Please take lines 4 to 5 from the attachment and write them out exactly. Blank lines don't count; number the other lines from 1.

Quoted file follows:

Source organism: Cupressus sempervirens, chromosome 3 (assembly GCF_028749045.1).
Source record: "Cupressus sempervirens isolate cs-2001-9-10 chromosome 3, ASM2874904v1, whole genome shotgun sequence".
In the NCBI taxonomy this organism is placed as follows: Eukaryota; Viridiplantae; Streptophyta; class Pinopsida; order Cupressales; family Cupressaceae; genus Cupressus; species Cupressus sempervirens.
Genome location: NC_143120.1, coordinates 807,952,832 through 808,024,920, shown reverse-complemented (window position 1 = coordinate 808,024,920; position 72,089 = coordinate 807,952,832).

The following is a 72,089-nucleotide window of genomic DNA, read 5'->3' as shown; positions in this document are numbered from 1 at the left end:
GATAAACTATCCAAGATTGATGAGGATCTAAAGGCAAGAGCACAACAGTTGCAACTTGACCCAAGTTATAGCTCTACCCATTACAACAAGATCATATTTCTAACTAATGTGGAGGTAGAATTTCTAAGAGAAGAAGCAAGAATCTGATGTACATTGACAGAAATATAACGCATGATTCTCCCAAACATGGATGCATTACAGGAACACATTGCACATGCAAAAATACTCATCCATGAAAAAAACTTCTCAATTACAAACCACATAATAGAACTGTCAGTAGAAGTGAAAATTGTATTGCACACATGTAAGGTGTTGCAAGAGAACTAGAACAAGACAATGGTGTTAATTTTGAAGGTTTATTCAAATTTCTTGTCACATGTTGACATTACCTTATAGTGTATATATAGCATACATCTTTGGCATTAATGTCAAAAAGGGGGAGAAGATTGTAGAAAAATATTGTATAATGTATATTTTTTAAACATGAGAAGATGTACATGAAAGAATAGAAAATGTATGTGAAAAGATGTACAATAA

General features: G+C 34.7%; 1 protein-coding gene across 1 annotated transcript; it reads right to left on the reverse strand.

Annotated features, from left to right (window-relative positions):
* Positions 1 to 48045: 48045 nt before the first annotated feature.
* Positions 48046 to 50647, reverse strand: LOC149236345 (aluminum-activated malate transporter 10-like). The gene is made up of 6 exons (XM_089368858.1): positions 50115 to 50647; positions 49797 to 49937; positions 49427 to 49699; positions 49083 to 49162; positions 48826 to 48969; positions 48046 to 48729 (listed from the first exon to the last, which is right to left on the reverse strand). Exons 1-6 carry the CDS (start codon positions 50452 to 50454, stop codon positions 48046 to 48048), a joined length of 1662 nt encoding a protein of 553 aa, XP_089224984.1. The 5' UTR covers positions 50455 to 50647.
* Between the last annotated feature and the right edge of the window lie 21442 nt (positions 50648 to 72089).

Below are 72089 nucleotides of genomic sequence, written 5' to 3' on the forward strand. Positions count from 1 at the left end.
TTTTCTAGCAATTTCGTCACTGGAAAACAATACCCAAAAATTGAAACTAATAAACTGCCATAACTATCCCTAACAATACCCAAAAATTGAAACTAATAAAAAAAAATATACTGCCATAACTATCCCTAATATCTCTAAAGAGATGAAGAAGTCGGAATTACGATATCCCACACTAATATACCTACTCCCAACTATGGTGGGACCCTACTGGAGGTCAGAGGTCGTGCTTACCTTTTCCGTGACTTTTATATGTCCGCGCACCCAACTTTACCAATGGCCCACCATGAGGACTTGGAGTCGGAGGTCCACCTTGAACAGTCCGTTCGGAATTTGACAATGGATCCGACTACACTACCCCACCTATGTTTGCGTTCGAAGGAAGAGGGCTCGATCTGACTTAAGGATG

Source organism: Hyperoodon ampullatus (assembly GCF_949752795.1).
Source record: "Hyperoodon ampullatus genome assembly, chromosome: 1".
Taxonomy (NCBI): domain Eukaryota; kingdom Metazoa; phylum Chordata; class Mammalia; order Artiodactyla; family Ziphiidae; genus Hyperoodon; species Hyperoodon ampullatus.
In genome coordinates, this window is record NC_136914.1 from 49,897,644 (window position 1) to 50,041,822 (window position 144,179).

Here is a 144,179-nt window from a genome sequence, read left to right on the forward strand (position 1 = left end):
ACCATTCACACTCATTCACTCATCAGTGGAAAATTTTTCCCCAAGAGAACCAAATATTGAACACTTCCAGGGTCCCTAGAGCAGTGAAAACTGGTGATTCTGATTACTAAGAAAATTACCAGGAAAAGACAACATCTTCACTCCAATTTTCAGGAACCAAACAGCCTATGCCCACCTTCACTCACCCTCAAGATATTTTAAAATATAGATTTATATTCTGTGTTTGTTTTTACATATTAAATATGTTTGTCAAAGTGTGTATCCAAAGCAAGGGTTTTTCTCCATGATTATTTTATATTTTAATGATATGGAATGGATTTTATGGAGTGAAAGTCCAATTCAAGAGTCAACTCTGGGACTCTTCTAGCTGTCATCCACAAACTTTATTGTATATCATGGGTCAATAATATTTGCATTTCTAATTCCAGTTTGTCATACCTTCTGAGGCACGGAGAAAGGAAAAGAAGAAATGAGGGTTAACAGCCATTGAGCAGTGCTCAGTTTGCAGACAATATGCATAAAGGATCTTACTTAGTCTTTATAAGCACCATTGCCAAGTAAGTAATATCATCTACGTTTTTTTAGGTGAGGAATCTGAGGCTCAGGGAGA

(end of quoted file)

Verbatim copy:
Genome location: NC_143120.1, coordinates 807,952,832 through 808,024,920, shown reverse-complemented (window position 1 = coordinate 808,024,920; position 72,089 = coordinate 807,952,832).

The following is a 72,089-nucleotide window of genomic DNA, read 5'->3' as shown; positions in this document are numbered from 1 at the left end: